We at HealthyWorkplaces are taking on this issue of sedentary behavior as part of our Center’s broader interest in the physiological effects of working conditions. Last semester, with the help of undergraduate student Natalie Mutch, we began examining literature to understand what is currently known about the causes and effects of prolonged sitting, and how these insights might inform how we think about worker well-being both in and beyond the workplace. We are now conducting a systematic literature review to get at those questions.
Here is a preview of a couple of interesting findings from our initial research:
Those who work in private offices typically sit more than their counterparts in open offices (Mullane et al., 2017). This finding surprised us: people in private offices typically have more control over their workspace, and by extension, more freedom to stand or move around. In fact, what we realized is that private offices may in fact function as barriers to the movement-oriented social norms, social norms, health interventions, and impromptu meetings and periodic interruptions that can encourage breaks in sedentary time. These contextual factors--including supportive managers and co-workers and workplace norms that support movement and postural variation--are essential to supporting individual behavior change (Hadgraft et al., 2017). Yet, too many workplace interventions to reduce sedentary behavior rely solely on individual behavior change, thereby limiting their potential efficacy in ameliorating this major threat to worker health (Baum & Fisher, 2014).
Research focused first in evaluating the physiological changes that sedentary behaviors generate in the musculoskeletal system, but sedentary behaviors could also affect the circulatory, lymphatic, endocrine and excretory systems. The question is: how much sedentary behavior would be too much for whom? We hope to bring at least a preliminary answer soon.
At the ICHW we are self-experimenting with solutions to stop prolonged sitting.
We’d like to hear from you!
What have you seen at your workplace (or elsewhere) that helps reduce sitting or promote postural variation? What do you do to sit less throughout the day? Email us at firstname.lastname@example.org(link sends e-mail).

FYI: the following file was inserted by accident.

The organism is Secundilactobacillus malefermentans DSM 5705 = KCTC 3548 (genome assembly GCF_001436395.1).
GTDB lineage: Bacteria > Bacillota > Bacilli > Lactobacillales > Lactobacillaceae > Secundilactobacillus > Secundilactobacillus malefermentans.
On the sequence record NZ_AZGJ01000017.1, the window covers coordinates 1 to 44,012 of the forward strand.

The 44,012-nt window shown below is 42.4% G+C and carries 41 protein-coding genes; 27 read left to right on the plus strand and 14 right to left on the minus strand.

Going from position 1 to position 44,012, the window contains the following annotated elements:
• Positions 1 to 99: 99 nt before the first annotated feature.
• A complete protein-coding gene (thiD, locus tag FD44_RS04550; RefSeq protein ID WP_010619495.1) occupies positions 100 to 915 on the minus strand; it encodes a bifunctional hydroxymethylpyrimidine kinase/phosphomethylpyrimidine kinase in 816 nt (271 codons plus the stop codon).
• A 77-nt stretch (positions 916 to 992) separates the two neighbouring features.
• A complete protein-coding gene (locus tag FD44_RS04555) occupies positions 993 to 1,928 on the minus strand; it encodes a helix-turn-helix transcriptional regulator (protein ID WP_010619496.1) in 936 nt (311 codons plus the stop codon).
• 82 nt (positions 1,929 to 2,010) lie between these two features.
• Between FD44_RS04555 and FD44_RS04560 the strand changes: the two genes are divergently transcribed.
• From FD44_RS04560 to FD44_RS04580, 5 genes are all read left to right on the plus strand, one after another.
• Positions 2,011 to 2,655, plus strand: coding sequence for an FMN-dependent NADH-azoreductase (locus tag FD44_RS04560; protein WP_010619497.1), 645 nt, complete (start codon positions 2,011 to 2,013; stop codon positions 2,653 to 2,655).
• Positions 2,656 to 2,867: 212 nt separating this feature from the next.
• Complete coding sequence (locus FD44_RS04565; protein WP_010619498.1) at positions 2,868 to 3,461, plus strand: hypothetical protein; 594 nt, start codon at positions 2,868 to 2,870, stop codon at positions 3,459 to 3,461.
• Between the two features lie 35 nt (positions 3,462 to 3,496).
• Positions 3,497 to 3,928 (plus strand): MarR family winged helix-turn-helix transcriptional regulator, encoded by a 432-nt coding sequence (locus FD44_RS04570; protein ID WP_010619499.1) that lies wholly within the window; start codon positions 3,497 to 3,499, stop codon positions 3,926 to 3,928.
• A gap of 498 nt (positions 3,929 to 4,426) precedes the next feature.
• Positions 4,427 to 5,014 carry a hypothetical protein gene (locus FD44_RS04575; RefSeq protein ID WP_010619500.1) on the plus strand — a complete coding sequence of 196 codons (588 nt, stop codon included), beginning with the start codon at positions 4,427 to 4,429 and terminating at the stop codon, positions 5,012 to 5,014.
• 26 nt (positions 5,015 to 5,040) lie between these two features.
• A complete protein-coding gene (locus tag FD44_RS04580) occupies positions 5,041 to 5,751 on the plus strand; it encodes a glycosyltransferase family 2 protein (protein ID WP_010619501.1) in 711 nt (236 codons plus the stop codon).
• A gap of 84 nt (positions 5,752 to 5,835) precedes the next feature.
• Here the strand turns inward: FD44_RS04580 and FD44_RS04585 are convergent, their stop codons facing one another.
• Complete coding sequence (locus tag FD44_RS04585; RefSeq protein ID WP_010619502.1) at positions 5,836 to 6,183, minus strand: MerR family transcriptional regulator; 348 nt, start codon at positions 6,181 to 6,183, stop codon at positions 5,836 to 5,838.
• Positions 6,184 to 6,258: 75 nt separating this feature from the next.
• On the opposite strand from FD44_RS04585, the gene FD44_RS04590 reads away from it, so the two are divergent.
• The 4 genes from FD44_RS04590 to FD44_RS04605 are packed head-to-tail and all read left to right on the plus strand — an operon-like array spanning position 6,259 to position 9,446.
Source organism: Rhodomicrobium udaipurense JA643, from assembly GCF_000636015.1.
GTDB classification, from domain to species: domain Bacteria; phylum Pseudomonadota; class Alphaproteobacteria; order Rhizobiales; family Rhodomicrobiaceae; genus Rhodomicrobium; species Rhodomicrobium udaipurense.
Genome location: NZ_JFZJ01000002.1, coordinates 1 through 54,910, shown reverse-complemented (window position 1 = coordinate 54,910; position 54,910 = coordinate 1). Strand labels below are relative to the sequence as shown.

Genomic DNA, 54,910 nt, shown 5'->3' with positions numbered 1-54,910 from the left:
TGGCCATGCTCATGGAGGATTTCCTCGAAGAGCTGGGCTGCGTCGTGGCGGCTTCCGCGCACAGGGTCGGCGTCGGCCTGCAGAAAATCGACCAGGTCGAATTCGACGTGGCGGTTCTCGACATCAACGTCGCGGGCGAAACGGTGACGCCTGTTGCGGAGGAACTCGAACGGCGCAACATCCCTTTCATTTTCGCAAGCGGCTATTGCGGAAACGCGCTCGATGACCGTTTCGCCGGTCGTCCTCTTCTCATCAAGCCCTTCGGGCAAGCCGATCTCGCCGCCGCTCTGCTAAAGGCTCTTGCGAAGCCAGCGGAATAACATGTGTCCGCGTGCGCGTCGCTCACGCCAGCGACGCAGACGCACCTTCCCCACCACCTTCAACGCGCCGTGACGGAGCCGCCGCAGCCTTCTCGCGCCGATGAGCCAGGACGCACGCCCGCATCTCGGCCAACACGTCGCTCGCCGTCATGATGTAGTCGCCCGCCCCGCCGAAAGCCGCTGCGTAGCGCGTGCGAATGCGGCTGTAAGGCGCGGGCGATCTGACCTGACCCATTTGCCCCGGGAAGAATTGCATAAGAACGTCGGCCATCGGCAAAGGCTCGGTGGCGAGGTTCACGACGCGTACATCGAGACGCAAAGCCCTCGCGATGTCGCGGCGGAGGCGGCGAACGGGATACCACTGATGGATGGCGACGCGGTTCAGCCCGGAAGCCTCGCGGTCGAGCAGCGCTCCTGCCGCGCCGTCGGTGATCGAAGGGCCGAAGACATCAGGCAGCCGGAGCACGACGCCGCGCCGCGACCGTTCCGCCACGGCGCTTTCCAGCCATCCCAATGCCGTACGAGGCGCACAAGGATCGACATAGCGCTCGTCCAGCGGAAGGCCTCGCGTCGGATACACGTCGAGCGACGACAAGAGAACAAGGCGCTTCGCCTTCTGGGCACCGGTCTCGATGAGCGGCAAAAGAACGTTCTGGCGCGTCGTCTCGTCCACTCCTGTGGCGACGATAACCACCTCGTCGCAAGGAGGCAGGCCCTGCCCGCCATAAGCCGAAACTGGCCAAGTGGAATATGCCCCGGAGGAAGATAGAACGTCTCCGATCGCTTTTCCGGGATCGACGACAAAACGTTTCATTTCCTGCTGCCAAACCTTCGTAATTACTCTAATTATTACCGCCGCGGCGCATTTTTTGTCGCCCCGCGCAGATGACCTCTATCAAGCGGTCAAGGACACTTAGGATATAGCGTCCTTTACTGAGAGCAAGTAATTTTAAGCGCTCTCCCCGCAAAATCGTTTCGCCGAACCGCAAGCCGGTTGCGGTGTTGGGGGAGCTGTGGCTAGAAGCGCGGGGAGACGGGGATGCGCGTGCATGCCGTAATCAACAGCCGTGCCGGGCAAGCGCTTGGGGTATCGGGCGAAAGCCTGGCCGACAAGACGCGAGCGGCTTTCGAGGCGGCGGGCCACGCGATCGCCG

References and Suggested Reading
Baum F. & Fisher, M. (2014). Why behavioural health promotion endures despite its failure to reduce health inequities. Sociology of Health and Illness, 36, 213-225.
Carlson, J. A. & Sallis, J. F. (2017). Environment and policy interventions. In Zhu & Owen, Sedentary Behavior and Health: Concepts, Assessments, and Interventions (pp. 285-298). Champaign, IL: Human Kinetics.
Cranz, G. (2000). The Chair: Rethinking, Culture, Body, and Design. New York: W. W. Norton & Company.
Dunstan, D. W., Barr, E. L., Shaw, J. E., Magliano, D. J., Zimmet, P. Z., Salmon, J., . . . Balkau, B. (2010). Television viewing time and mortality: The Australian diabetes, obesity, and lifestyle study (AusDiab). Circulation, 121, 384-391.
Hadgraft, N. T., Willenberg, L., Lamontagne, A. D., Malkoski, K., Dunstan, D. W., Healy, G. N., . . . Lawler, S. P. (2017). Reducing occupational sitting: Workers’ perspectives on participation in a multi-component intervention. International Journal of Behavioral Nutrition and Physical Activity, 14(73).
Hamilton, M.T., Healy, G. N., Dunstan, D. W., Zderic, T. W., & Owen, N. (2008). Too little exercise and too much sitting: Inactivity physiology and the need for new recommendations on sedentary behavior. Current Cardiovascular Risk Reports, 2(4), 292-298.
Healy, G. N., Dunstan, D. W., Salmon, J., Cerin, E., Shaw, J. E., Zimmet, P. Z., & Owen, N. (2008). Breaks in sedentary time: Beneficial associations with metabolic risk. Diabetes Care, 31(4), 661-666. Jensen, E. (2005). Teaching with the Brain in Mind, 2nd ed. Alexandria, VA: Association for Supervision and Curriculum Development.
Jensen, E. (2005). Teaching with the Brain in Mind, 2nd ed. Alexandria, VA: Association for Supervision and Curriculum Development.
Mullane, S. L., Toledo, M. J., Rydell, S. A., Feltes, L. H., Vuong, B., Crespo, N. C., . . . Buman, M. P. (2017). Social ecological correlates of workplace sedentary behavior. International Journal of Behavioral Nutrition and Physical Activity, 14(1).
Owen, N. (2017). Emergence of research on sedentary behavior and health. In Zhu & Owen, Sedentary Behavior and Health: Concepts, Assessments, and Interventions (pp. 3-12). Champaign, IL: HumanKinetics.
Rempel, D. & Krause, N. (in press). Do sit-stand workstations improve cardiovascular health? Journal of Occupational and Environmental Medicine. DOI: 10.1097/JOM.0000000000001351.
Saunders, T. (2011, January 06). Can sitting too much kill you Retrieved June 25, 2018, from https://blogs.scientificamerican.com/guest-blog/can-sitting-too-much-kill-you/